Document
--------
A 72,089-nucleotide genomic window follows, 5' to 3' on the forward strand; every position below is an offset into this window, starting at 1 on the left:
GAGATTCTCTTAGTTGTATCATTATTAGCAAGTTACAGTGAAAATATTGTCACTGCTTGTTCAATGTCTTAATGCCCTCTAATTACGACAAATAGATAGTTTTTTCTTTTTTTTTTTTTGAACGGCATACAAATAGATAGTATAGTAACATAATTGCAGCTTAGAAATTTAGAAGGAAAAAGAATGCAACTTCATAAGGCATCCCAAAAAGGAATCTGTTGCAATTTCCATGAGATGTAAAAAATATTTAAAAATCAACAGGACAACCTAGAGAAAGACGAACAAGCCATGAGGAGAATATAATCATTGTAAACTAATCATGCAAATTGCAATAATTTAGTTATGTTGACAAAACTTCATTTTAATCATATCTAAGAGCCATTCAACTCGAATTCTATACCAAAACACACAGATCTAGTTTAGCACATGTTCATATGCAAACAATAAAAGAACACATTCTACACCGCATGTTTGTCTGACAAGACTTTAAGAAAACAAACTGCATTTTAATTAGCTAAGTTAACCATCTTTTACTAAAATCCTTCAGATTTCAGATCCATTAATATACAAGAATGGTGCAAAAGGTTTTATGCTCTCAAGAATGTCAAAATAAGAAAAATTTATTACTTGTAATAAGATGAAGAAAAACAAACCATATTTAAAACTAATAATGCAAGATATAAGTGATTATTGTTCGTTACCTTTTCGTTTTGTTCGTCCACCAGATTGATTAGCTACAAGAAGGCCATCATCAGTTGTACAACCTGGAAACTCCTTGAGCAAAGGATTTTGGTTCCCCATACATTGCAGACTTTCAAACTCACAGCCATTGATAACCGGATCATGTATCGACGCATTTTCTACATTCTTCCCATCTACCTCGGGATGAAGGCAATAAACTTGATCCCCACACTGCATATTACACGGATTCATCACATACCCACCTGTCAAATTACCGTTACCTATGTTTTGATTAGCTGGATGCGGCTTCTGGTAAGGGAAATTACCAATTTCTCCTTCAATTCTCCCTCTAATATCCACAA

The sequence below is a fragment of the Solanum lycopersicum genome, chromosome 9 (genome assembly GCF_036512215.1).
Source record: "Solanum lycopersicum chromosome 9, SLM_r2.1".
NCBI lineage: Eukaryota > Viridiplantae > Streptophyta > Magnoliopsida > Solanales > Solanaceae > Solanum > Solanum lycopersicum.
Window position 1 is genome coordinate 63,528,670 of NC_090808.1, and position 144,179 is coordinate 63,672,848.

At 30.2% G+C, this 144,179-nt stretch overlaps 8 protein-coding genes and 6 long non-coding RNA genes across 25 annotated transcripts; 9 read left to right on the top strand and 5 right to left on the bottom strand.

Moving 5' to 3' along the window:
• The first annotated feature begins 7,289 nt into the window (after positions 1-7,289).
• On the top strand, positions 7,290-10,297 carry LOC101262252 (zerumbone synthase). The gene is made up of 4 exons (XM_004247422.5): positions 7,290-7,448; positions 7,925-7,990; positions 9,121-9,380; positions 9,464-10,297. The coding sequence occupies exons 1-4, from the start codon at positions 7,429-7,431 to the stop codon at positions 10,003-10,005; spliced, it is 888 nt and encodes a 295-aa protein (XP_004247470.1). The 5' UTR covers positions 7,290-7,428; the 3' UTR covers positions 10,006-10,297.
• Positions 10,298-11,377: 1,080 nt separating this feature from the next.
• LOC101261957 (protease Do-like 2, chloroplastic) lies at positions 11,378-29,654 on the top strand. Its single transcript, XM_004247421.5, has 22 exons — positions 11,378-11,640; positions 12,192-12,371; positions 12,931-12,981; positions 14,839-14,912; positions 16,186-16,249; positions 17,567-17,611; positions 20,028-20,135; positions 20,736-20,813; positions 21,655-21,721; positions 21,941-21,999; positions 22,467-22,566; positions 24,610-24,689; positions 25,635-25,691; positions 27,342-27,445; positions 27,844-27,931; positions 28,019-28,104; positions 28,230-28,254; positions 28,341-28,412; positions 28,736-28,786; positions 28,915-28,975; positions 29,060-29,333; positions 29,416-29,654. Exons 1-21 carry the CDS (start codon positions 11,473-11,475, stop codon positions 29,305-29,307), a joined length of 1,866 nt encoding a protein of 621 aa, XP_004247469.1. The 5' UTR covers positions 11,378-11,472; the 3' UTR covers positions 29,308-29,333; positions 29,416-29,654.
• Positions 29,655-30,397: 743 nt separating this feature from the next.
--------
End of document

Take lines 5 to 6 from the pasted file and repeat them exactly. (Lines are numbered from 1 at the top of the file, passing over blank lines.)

NCBI lineage: Eukaryota > Viridiplantae > Streptophyta > Magnoliopsida > Solanales > Solanaceae > Solanum > Solanum lycopersicum.
Window position 1 is genome coordinate 63,528,670 of NC_090808.1, and position 144,179 is coordinate 63,672,848.